“Yes, chicken suits. They didn’t like Yoni because he was really popular and kept saying, ‘Hey! don’t do that! Go away!’ and kept helping people, but always was just staying in his house and eating and drinking, and then when there was a fox he’d come out and say ‘go away!’”
“So the chicken suits,” Marian prompted.
“All the dragons got chicken suits and gave them to the foxes, and when they came to the big feast and everyone was eating they thought they were chickens and they tricked everyone to kick Yoni out of the town, where there wasn’t anything to eat or drink. And they all kicked him out, they said, ‘Now you get out, Yoni, it’s your fault that the foxes are always coming in, and why all the things aren’t working all time,’ and they kicked him out.
“So Yoni was outside and he was afraid, outside of the town and he was walking, and it was really scary,” Margaret added, suddenly looking frightened and away from the middle distance somewhere where the action was taking place, to her mother, who consoled her with a look of her own—a half-amused look, yet one afraid to dispel the fraught and candid spirit of her storytelling which usually prevailed after a minute or two.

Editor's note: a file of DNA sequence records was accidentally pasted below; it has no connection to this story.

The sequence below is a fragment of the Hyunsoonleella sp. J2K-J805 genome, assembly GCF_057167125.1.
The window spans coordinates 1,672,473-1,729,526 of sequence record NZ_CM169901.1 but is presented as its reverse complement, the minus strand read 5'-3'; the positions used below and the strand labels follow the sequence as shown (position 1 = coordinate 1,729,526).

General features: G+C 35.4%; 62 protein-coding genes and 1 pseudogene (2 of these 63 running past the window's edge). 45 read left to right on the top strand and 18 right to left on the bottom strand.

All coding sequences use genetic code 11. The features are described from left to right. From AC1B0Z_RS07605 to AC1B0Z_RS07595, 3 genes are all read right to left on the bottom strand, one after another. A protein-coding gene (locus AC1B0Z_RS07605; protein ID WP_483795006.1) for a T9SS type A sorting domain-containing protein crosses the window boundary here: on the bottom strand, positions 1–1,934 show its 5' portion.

“What was there, out there away from town?” she asked.
“There were old buildings and castles that had been there before but were all crumbled, they were crumbled and everything, all the bad forest animals lived in them, all the bad ones like the foxes and the ghosts lived in them. So Yoni was scared because there were so many of them and he didn’t want to tell them to go away because they would all kill him because there were too many of them. As well there were the bones of the other turkeys who had to go away from the town because of the dragons because they sent them out, and they were all in the acid that was out there, and the sky was red with all the burning of the bones. Yoni kept going because he couldn’t go back and he wanted to get away from all the acid and the ghosts and foxes that were everywhere. And then the dragons were angry because they wanted him to die, so they made a tent for him on the grass, and when Yoni saw it he was very tired so he went to it and made a fire and ate the grass and slept in the tent. But Yoni had a nightmare in the tent and he woke up and then he knew that it was a house of dragons and he got out quickly, and there were the dragons about to kill him! And he fell down and he said, ‘No! Don’t kill me!’ but they did, and after that some owls came and they picked up Yoni’s body and they took him back to the town. All the people in the town came out of their houses because they heard the sound of the owls and they looked up and they saw Yoni. And the owls called down, ‘This is what you did! This is what you did! This is what you did!’”
Margaret’s wide open eyes gaped at Marian, who covered them with a hand.